New Etsy Seller Rules Explained: Identity Verification, Fees, and Payment Delays

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Miroslav Novohradsky
Founder of NechEmpire

I'm Miroslav, a passionate graphic designer, Etsy seller and AI enthusiast. At NechEmpire, I'm here to share my knowledge and skills. I want to turn...Read more

Are you thinking about opening a shop on Etsy?

That’s so exciting!

Etsy is a fantastic place to sell handmade or digital products.

But before you can start selling, there are a few rules you need to follow, especially if you’re a brand new seller.

Don’t worry, I’m here to break it all down for you in a super simple way.

We’ll go through the new rules together, and by the end, you’ll feel ready to tackle them like a pro.

So, let’s talk!

The First Rule: Verify Your Identity

Etsy wants to make sure that everyone selling on their site is a real person, not some scammer or fraudster.

That’s why they’re asking all new sellers to prove their identity.

How do you do that?

Well, first, you’ll need to upload a photo ID, like your driver’s license or passport.

Then, you’ll have to take a quick selfie to show that the face in the photo is really you.

Etsy has teamed up with a company called Persona to help with this process. Persona’s job is to make sure that the person in the ID matches the person in the selfie.

Why is proving your identity such a big deal?

In the past, Etsy has had some problems with fake accounts causing trouble.

  • By making sure every new seller is a real human being, they’re hoping to get rid of any potential troublemakers before they can cause issues in the marketplace.

It might seem like a bit of a hassle, but think about it this way: wouldn’t it be worth it to go through a few extra steps if it meant your shop would never get shut down unexpectedly?

That peace of mind is priceless!

The Second Rule: Pay a One-Time Fee

The second rule is that you’ll need to pay a small fee of $15 to get your Etsy shop up and running.

Now, $15 might not seem like a lot of money, but Etsy is doing this for a reason.

If you’re willing to pay a little cash, it shows that you’re serious about selling on their platform.

It’s like a little commitment fee, and it helps Etsy weed out any sellers who aren’t really committed to the process.

The Third Rule: Delayed Payments

The last rule is all about when you get paid for your sales. If you’re a brand new seller, Etsy might delay your payments for a little while.

  • Instead of getting your money right away (or setting your own payment periods), Etsy might create a threshold for your payments, maybe 30 days or so.

Why do they do this?

Well, Etsy wants to make sure that you’re actually shipping out the products that people are buying from you.

If someone needs a refund for whatever reason, Etsy wants to have the cash on hand to make it right.

Once you’ve proven that you’re a trustworthy seller who delivers on your promises, then you’ll likely get paid a bit faster.

But in the beginning, Etsy is just being extra careful to protect themselves and their customers.

My Thoughts on These New Rules

So, those are the three main rules for new Etsy sellers: verify your identity, pay a small fee, and maybe wait a bit for your first paychecks.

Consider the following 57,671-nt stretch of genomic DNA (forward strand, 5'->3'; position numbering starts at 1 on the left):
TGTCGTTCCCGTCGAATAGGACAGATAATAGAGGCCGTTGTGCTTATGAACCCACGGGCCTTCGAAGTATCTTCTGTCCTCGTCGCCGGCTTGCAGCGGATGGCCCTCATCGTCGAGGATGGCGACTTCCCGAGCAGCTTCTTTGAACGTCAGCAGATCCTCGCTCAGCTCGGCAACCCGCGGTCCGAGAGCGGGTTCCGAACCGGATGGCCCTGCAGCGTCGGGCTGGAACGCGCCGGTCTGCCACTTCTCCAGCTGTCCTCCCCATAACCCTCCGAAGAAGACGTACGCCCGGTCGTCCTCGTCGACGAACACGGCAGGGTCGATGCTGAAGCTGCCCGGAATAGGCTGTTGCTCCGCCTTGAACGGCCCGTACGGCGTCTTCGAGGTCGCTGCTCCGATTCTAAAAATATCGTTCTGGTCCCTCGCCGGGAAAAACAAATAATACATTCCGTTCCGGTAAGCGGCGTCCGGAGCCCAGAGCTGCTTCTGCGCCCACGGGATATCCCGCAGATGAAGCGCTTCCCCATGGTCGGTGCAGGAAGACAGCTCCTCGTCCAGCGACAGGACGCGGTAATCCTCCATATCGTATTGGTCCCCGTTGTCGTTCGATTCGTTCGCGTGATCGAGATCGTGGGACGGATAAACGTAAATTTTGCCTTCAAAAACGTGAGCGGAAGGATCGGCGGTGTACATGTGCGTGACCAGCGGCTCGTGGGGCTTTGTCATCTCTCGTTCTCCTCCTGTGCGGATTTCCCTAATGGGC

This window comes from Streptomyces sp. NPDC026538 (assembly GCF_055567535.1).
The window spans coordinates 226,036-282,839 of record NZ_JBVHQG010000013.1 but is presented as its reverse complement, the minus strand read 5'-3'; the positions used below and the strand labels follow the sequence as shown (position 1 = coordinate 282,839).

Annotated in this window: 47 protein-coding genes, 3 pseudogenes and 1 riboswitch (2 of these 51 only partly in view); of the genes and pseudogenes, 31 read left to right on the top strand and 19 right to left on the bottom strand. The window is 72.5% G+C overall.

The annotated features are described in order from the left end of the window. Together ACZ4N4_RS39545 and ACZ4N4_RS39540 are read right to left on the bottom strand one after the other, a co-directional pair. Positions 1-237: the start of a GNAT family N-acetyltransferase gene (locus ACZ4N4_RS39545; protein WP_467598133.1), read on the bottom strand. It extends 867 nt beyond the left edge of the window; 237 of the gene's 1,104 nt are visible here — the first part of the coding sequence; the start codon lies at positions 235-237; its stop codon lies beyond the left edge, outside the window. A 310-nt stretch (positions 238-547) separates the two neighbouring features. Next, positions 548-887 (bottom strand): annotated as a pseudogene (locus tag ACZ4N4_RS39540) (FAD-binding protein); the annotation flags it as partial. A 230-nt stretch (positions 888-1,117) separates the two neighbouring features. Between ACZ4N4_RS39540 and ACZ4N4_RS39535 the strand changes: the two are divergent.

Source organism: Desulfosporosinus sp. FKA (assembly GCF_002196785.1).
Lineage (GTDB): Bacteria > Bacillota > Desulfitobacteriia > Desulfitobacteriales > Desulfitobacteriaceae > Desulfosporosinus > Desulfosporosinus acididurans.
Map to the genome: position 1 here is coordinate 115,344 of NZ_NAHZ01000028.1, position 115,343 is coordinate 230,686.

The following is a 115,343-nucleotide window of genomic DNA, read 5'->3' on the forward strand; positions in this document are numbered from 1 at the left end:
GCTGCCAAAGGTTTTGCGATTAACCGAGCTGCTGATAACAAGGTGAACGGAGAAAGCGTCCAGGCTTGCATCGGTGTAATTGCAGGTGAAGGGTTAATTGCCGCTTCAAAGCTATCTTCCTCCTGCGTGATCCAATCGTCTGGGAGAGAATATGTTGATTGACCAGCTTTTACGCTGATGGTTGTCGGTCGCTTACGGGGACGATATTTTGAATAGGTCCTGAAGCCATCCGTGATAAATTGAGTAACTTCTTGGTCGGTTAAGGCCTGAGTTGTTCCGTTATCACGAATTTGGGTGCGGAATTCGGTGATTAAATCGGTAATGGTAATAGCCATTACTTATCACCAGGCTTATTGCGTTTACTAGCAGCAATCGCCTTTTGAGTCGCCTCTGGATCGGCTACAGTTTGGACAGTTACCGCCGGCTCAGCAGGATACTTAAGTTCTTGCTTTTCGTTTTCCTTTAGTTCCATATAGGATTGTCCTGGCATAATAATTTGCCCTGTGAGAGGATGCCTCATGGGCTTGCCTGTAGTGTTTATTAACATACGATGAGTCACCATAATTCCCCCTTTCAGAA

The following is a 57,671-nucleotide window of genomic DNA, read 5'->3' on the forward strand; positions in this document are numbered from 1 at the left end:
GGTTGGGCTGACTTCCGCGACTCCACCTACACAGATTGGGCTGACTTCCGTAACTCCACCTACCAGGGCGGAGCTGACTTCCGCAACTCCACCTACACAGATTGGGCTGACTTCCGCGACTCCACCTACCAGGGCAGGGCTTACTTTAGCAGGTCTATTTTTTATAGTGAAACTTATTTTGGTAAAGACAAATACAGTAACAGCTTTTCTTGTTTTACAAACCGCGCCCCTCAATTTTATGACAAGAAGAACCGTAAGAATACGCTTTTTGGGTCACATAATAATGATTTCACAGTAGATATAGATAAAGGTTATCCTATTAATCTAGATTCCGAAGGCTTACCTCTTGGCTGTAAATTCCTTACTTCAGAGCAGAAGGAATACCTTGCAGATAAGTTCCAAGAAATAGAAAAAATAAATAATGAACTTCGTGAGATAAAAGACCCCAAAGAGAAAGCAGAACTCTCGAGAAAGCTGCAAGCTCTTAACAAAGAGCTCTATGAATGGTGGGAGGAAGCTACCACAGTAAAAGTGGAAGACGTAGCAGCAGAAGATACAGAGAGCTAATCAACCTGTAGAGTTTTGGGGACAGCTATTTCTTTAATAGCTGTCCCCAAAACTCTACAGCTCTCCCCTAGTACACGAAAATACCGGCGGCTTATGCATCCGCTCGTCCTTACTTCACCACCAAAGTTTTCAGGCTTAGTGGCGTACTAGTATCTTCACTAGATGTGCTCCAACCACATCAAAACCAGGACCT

I know it might seem like a bit of a hassle, but I actually think these rules are a step in the right direction.

Etsy is trying to make its platform a safe and trustworthy place for small business owners like you and me.

Sure, there’s still more work to be done.

There are tons of scams out there, and I don’t believe that just a few extra rules can stop them all. But these new rules are a good start.

And let’s be honest if you had to go through all those steps, but you knew for sure that your shop wouldn’t randomly get shut down after all your hard work, wouldn’t you do it?

That peace of mind is worth it.

Plus, these changes are designed to get rid of the sketchy sellers and make Etsy a safe place for legitimate small business people like us.

But I’ll be real with you: these rules might make life a little harder for new print-on-demand (POD) sellers since they’ll need more money to invest upfront.

Still, I think it’s a small price to pay for the opportunity to sell on such a great platform.

So, if you’re a new seller, just be prepared to upload that ID, pay $15, and maybe wait a little while to get paid at first. It’s a small inconvenience, but it’ll be worth it to have a successful and trustworthy Etsy shop.

And who knows?

Maybe these rules will help weed out some of the bad apples and make Etsy an even better place to buy and sell handmade and digital products.

I’m excited to see what the future holds, and I can’t wait to see your shop up and running!

Recommended Tools For Etsy


I have made an entire section of helpful and mostly free tools you can use to build a successful online business on Etsy. See the tools here.

Kittl – A go-to place for any person, who wants to make money with print-on-demand on Etsy.

Creative Fabrica. They have millions of cheap graphics that can elevate your t-shirt design.

Vectorizer – This tool transforms your image into a vector with seconds. scalable without losing the quality.

Simplified – Create mockups, designs, and photos with the power of AI in a matter of seconds.

Disclosure: Some of the links above may contain affiliate partnerships, meaning, at no additional cost to you, NechEmpire may earn a commission if you click through to make a purchase.

Personal picutre
Miroslav NovohradskyFounder of NechEmpire

I'm Miroslav, a passionate graphic designer, Etsy seller and AI enthusiast. At NechEmpire, I'm here to share my knowledge and skills. I want to turn your design passion into a successful online business.

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